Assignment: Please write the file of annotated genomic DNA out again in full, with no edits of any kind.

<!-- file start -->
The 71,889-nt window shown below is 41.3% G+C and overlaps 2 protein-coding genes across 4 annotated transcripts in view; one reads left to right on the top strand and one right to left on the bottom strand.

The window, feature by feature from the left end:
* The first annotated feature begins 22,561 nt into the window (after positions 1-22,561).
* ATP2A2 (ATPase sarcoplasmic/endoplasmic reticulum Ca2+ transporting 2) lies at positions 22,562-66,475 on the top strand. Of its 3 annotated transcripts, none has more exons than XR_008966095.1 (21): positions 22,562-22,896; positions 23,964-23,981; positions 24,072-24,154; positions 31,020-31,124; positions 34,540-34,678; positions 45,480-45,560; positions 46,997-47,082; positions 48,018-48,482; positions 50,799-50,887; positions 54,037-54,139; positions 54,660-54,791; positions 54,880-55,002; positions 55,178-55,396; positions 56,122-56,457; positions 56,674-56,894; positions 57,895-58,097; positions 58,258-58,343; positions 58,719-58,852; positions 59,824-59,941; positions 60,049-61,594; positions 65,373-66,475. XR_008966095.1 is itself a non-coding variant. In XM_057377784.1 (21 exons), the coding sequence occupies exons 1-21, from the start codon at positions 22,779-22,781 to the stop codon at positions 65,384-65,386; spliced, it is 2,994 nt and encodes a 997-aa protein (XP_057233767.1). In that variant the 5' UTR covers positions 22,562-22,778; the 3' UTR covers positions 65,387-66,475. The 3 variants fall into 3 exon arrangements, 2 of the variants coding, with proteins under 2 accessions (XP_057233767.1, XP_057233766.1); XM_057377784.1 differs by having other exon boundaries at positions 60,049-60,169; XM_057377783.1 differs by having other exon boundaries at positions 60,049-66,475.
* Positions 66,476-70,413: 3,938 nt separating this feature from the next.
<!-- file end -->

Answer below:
The 71,889-nt window shown below is 41.3% G+C and overlaps 2 protein-coding genes across 4 annotated transcripts in view; one reads left to right on the top strand and one right to left on the bottom strand.

The window, feature by feature from the left end:
* The first annotated feature begins 22,561 nt into the window (after positions 1-22,561).
* ATP2A2 (ATPase sarcoplasmic/endoplasmic reticulum Ca2+ transporting 2) lies at positions 22,562-66,475 on the top strand. Of its 3 annotated transcripts, none has more exons than XR_008966095.1 (21): positions 22,562-22,896; positions 23,964-23,981; positions 24,072-24,154; positions 31,020-31,124; positions 34,540-34,678; positions 45,480-45,560; positions 46,997-47,082; positions 48,018-48,482; positions 50,799-50,887; positions 54,037-54,139; positions 54,660-54,791; positions 54,880-55,002; positions 55,178-55,396; positions 56,122-56,457; positions 56,674-56,894; positions 57,895-58,097; positions 58,258-58,343; positions 58,719-58,852; positions 59,824-59,941; positions 60,049-61,594; positions 65,373-66,475. XR_008966095.1 is itself a non-coding variant. In XM_057377784.1 (21 exons), the coding sequence occupies exons 1-21, from the start codon at positions 22,779-22,781 to the stop codon at positions 65,384-65,386; spliced, it is 2,994 nt and encodes a 997-aa protein (XP_057233767.1). In that variant the 5' UTR covers positions 22,562-22,778; the 3' UTR covers positions 65,387-66,475. The 3 variants fall into 3 exon arrangements, 2 of the variants coding, with proteins under 2 accessions (XP_057233767.1, XP_057233766.1); XM_057377784.1 differs by having other exon boundaries at positions 60,049-60,169; XM_057377783.1 differs by having other exon boundaries at positions 60,049-66,475.
* Positions 66,476-70,413: 3,938 nt separating this feature from the next.